What does your name mean? I don’t mean what is the significance of your name, I mean what does your name, in itself, mean? Do you know? Probably most of us do not, because the inherent meaning of a name is usually not why we use it. We often name our children for someone: a parent, a family member, a dear friend. Alternatively, people name their children simply because they like the way the name sounds, without any personal connection to it at all.
And some people name their children after someone to whom they have no relationship, but whose character or accomplishments are such that parents want their children to emulate them in some way. Martin Luther King, Jr., for example, was not named that at birth; his birth name was Michael King. But his father, also named Michael, was a prominent Atlanta pastor and civil rights leader who traveled to Germany in the 1930s, where he was deeply affected by the legacy of Martin Luther. He was so impacted by Luther’s faithful courage and tenacity in the Protestant Reformation that he changed his own name to Martin Luther King and his five year-old son’s name to Martin Luther King, Jr. as a way of pointing them both toward a destiny of protest and reformation in the United States.
It’s that sense of what’s in a name, pointing a child toward a particular destiny, that is closest to the way in which people thought about names in first century Judea. Names were chosen because the meaning of the name in itself carried a power and significance that parents hoped would influence their child’s character or destiny.
That must have seemed particularly ironic to the people of Jericho, where Zacchaeus lived. As you heard in the reading, the first thing we know about this man is his name: “A man was there named Zacchaeus,” Luke tells us. Then Luke tells us two more important things about him: “he was a chief tax collector, and was rich.” Anybody in first-century Jericho hearing this story would probably have laughed out loud at that point. That’s because in Hebrew, the name Zacchaeus meant “one who is pure or innocent.” And if there’s anything you could say for certain about a chief tax collector who was rich in first-century Judea, it would be that he was not pure or innocent.
Tax collectors were renowned for cheating people by taxing them more than they actually owed and keeping the difference for themselves. And they were seen not just as cheats but traitors, collaborating with the Roman occupation against their own people. Even though they often had significant wealth and power, they were held in utter contempt by the rest of the Jewish people, who considered them beyond redemption. So, a chief tax collector named Zacchaeus, “pure and innocent,” must have seemed like a sick joke.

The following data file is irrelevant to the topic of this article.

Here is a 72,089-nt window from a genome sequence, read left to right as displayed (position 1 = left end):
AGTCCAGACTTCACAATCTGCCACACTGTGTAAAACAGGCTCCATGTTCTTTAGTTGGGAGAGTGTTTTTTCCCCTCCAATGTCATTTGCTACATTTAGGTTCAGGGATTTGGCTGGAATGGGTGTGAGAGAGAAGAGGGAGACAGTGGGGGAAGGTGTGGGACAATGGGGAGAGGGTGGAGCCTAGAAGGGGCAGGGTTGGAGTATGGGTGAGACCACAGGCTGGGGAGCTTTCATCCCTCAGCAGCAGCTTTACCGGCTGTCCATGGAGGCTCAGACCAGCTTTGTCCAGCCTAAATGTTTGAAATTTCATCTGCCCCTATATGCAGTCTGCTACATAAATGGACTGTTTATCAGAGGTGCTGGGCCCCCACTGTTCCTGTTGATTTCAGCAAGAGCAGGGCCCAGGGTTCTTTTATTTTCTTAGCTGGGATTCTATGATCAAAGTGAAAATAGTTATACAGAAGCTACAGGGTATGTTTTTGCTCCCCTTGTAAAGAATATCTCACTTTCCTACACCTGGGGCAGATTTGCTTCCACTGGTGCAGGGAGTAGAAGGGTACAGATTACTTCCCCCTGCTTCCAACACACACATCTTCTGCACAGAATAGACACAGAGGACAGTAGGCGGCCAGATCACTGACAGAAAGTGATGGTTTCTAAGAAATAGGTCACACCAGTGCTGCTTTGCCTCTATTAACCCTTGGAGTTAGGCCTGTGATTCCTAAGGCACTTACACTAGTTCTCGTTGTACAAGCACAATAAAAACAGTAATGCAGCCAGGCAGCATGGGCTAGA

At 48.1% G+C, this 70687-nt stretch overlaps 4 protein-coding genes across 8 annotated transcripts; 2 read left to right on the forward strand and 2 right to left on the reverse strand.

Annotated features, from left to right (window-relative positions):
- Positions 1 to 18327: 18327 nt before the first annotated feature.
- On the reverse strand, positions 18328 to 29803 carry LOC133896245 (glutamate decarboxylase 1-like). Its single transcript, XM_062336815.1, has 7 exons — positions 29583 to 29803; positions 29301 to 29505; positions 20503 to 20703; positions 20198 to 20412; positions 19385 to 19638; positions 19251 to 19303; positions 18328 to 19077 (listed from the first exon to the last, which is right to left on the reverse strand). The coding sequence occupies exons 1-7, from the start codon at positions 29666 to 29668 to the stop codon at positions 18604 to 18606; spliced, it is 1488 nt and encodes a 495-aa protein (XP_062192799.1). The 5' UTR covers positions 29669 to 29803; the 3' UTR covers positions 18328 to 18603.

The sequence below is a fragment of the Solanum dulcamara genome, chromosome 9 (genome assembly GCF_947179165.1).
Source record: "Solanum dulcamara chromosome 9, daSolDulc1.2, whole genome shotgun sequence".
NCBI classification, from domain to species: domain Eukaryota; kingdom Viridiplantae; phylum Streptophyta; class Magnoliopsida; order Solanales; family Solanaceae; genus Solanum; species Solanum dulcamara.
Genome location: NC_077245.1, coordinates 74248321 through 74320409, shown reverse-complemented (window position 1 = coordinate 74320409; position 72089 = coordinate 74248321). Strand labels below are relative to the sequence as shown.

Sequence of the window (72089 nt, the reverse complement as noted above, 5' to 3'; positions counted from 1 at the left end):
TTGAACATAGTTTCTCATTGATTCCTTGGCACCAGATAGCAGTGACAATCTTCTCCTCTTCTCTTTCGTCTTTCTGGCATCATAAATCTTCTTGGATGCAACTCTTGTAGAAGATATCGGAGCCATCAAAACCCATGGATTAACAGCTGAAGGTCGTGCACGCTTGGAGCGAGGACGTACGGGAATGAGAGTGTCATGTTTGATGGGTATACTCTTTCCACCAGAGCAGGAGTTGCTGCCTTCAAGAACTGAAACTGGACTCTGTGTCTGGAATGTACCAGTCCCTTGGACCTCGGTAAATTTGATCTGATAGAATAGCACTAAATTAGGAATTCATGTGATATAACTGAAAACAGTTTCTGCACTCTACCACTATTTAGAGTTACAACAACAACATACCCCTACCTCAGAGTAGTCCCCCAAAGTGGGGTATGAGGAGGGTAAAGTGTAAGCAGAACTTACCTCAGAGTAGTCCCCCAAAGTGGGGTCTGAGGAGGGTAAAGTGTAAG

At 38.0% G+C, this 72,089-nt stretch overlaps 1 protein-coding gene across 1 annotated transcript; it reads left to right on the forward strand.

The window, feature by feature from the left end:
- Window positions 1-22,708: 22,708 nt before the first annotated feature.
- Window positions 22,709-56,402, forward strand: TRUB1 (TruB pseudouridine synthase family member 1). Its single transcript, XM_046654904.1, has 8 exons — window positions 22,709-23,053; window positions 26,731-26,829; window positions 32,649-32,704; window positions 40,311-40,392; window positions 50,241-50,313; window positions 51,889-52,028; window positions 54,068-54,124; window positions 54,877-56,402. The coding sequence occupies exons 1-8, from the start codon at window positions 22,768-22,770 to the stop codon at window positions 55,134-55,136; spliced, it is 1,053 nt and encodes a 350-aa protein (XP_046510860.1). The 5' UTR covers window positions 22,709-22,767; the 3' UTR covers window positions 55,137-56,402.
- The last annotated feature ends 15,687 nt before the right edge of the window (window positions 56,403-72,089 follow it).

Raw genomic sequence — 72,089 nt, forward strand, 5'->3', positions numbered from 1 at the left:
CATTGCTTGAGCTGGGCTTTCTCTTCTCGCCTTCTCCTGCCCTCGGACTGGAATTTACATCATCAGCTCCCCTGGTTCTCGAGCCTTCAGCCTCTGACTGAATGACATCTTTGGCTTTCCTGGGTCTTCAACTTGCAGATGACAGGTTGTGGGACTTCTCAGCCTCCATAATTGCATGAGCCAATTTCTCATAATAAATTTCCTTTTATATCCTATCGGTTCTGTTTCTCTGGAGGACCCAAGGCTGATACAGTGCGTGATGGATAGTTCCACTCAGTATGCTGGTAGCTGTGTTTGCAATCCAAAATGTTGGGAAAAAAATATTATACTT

Zacchaeus is eager, even desperate, to see who Jesus was, but he can’t see much of anything because he was short in stature and the crowd was blocking his view. Maybe they even delighted in blocking him, recognizing who and what he was and pushing closer together to make sure this rich tax collector stayed on the margins of the crowd, seeing nothing but the backs of the people turned to him. Undeterred, Zacchaeus races ahead of the crowd and embarrasses himself by clambering up a sycamore tree to sit up in the branches where he could see over the crowd and wait for Jesus to walk by. Those nearby start elbowing each other and pointing him out. “Look at him up their roosting in the tree like the vulture that he is,” they say; “just wait, Jesus is going to call him out when he sees him.”
And when Jesus does see him, he does call him out; just not the way the crowd was counting on: “Zacchaeus, hurry and come down, for I must stay at your house today,” Jesus calls. And Zacchaeus does so. The crowd cannot believe what they’ve just seen and heard; they start grumbling to one another about Jesus sullying himself by not only accepting the hospitality of such an irredeemable sinner, but actually asking for it. This is going too far, they say to one another.
Zacchaeus, hearing the complaints, turns to Jesus and says, “Look, half of my possessions, Lord, I will give to the poor; and if I’ve defrauded anyone of anything, I will pay back four times as much.” Jesus then responds by saying that today salvation has come to Zacchaeus’ house, and even the crowd can’t say anything against Jesus offering salvation in response to that kind of repentance and atonement, which goes far beyond what the Jewish law requires in such circumstances. That’s not too far for Jesus to go, then; those are the rules, and everybody followed them. That’s the way it’s all supposed to work, and through the grace of Jesus, Zacchaeus ends up as a pure and innocent one after all.
Or does he? It’s easy to miss, in part because of the extravagance of Zacchaeus’ restitution, and in part because if you’ve spent much time in churches, you’ve probably heard this story a lot as an example of how anybody, even a rich chief tax collector, can be transformed and saved through true repentance by an encounter with Jesus. But here’s the thing: nowhere in this story does Zacchaeus repent of anything. He never names himself as a sinner; Jesus never calls him one. The church has just assumed that’s what he meant when he promised to give away half of his possessions to the poor and to restore four times what he took if he had ever defrauded anyone of anything. That’s the story we expect, the story that makes sense; the rich tax collector repents, atones, and receives salvation as a result.